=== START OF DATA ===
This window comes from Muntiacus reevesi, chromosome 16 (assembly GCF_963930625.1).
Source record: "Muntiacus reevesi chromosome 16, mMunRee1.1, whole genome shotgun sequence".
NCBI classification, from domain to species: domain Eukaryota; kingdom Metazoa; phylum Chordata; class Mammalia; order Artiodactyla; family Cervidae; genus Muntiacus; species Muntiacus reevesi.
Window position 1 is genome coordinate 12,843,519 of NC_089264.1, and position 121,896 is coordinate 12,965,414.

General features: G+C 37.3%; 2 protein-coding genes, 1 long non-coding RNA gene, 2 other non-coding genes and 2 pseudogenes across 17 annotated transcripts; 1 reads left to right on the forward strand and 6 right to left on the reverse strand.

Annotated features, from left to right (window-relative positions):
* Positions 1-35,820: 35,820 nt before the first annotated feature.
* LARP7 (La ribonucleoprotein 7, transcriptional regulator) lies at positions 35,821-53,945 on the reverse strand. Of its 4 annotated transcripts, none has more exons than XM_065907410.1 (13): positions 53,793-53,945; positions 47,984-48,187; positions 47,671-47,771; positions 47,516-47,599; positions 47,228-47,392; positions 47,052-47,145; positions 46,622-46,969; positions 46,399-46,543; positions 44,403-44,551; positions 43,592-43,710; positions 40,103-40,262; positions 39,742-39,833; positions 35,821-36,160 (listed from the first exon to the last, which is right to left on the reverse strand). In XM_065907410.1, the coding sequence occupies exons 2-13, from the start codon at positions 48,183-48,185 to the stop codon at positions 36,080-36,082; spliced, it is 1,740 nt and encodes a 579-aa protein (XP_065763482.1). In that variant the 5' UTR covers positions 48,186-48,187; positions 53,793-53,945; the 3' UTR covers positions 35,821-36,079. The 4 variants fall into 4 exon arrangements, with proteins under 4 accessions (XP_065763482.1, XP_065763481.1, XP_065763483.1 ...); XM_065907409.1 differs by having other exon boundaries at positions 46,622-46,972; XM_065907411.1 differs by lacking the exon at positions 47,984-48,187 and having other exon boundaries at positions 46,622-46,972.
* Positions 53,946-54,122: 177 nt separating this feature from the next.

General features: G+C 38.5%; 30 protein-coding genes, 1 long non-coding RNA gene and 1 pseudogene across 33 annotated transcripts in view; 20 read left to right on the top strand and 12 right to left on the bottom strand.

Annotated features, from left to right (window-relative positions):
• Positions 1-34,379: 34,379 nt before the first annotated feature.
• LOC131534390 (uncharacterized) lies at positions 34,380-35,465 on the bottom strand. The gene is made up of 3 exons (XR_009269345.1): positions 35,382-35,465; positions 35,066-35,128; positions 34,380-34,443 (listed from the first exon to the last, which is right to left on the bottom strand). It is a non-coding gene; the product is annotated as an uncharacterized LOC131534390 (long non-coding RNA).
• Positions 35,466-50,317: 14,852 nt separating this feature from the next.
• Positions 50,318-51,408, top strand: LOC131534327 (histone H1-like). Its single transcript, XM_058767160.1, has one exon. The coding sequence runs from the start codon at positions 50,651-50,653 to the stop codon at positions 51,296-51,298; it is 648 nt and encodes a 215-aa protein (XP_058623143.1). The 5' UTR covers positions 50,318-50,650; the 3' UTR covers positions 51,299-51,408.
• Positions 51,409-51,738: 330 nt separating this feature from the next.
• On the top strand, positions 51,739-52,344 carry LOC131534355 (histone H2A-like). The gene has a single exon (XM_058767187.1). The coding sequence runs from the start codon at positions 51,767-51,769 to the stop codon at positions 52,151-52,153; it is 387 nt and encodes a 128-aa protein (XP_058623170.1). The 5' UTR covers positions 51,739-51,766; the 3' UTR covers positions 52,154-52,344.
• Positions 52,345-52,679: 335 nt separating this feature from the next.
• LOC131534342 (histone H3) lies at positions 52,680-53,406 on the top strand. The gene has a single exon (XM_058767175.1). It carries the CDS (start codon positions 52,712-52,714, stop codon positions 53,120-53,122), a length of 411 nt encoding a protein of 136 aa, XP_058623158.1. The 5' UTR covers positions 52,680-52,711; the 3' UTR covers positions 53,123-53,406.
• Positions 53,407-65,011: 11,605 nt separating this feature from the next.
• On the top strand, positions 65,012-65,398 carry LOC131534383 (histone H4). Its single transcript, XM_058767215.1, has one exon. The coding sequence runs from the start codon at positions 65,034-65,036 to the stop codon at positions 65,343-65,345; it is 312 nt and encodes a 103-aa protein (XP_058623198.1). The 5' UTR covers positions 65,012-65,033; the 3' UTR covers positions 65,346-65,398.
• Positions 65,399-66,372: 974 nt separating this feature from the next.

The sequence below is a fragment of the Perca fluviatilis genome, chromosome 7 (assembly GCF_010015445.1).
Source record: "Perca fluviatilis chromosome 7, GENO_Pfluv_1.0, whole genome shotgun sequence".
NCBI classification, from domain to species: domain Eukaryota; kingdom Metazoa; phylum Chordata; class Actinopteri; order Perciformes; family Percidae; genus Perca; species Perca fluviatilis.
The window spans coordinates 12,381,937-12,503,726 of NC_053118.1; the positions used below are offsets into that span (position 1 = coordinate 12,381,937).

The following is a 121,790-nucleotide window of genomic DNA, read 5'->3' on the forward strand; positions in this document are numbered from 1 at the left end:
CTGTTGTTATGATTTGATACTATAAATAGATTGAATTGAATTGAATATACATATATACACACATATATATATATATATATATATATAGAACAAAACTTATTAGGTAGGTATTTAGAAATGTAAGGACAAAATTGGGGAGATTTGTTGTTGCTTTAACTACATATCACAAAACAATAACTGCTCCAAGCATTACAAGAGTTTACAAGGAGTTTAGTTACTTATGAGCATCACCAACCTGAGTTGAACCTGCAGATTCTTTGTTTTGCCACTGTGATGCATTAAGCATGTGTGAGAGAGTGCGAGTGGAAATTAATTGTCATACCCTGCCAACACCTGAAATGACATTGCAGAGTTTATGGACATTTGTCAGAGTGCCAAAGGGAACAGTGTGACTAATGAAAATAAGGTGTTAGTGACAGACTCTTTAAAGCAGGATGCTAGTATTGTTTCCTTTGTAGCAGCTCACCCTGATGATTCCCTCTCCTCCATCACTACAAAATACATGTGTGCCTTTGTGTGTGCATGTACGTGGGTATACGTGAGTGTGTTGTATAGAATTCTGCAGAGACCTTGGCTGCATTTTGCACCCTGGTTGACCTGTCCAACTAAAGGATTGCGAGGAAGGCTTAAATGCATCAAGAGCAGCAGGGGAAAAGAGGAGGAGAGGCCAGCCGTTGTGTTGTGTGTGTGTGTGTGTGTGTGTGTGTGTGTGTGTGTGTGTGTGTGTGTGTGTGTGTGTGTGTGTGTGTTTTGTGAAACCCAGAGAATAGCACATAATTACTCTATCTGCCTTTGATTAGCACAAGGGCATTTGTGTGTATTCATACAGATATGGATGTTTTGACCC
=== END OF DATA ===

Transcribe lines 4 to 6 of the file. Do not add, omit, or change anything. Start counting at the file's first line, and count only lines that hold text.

Window position 1 is genome coordinate 12,843,519 of NC_089264.1, and position 121,896 is coordinate 12,965,414.

General features: G+C 37.3%; 2 protein-coding genes, 1 long non-coding RNA gene, 2 other non-coding genes and 2 pseudogenes across 17 annotated transcripts; 1 reads left to right on the forward strand and 6 right to left on the reverse strand.

Annotated features, from left to right (window-relative positions):